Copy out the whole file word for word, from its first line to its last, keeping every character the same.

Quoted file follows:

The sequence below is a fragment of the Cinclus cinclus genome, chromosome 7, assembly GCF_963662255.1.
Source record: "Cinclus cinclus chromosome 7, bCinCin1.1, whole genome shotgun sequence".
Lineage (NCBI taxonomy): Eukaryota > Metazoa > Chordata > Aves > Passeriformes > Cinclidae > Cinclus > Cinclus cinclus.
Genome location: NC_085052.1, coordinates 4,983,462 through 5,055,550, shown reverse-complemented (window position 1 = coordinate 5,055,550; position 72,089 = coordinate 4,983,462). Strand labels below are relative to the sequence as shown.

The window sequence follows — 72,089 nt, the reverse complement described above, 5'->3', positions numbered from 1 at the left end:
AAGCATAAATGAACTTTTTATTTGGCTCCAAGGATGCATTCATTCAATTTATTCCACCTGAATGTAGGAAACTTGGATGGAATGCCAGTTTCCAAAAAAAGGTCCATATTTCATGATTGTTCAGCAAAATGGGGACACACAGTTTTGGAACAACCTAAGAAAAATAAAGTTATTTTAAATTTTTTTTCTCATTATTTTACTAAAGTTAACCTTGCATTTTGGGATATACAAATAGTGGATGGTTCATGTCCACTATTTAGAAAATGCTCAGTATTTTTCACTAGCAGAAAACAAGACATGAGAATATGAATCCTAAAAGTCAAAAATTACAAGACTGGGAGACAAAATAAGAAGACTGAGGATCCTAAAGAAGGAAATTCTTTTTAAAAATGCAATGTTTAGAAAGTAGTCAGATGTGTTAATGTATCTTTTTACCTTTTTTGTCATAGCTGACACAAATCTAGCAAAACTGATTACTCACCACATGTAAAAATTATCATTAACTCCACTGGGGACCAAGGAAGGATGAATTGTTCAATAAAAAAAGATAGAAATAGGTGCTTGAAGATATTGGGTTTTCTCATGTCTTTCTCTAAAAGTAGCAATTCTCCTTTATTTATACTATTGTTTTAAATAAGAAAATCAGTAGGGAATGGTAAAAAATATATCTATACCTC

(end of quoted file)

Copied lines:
The sequence below is a fragment of the Cinclus cinclus genome, chromosome 7, assembly GCF_963662255.1.
Source record: "Cinclus cinclus chromosome 7, bCinCin1.1, whole genome shotgun sequence".
Lineage (NCBI taxonomy): Eukaryota > Metazoa > Chordata > Aves > Passeriformes > Cinclidae > Cinclus > Cinclus cinclus.
Genome location: NC_085052.1, coordinates 4,983,462 through 5,055,550, shown reverse-complemented (window position 1 = coordinate 5,055,550; position 72,089 = coordinate 4,983,462). Strand labels below are relative to the sequence as shown.

The window sequence follows — 72,089 nt, the reverse complement described above, 5'->3', positions numbered from 1 at the left end:
AAGCATAAATGAACTTTTTATTTGGCTCCAAGGATGCATTCATTCAATTTATTCCACCTGAATGTAGGAAACTTGGATGGAATGCCAGTTTCCAAAAAAAGGTCCATATTTCATGATTGTTCAGCAAAATGGGGACACACAGTTTTGGAACAACCTAAGAAAAATAAAGTTATTTTAAATTTTTTTTCTCATTATTTTACTAAAGTTAACCTTGCATTTTGGGATATACAAATAGTGGATGGTTCATGTCCACTATTTAGAAAATGCTCAGTATTTTTCACTAGCAGAAAACAAGACATGAGAATATGAATCCTAAAAGTCAAAAATTACAAGACTGGGAGACAAAATAAGAAGACTGAGGATCCTAAAGAAGGAAATTCTTTTTAAAAATGCAATGTTTAGAAAGTAGTCAGATGTGTTAATGTATCTTTTTACCTTTTTTGTCATAGCTGACACAAATCTAGCAAAACTGATTACTCACCACATGTAAAAATTATCATTAACTCCACTGGGGACCAAGGAAGGATGAATTGTTCAATAAAAAAAGATAGAAATAGGTGCTTGAAGATATTGGGTTTTCTCATGTCTTTCTCTAAAAGTAGCAATTCTCCTTTATTTATACTATTGTTTTAAATAAGAAAATCAGTAGGGAATGGTAAAAAATATATCTATACCTC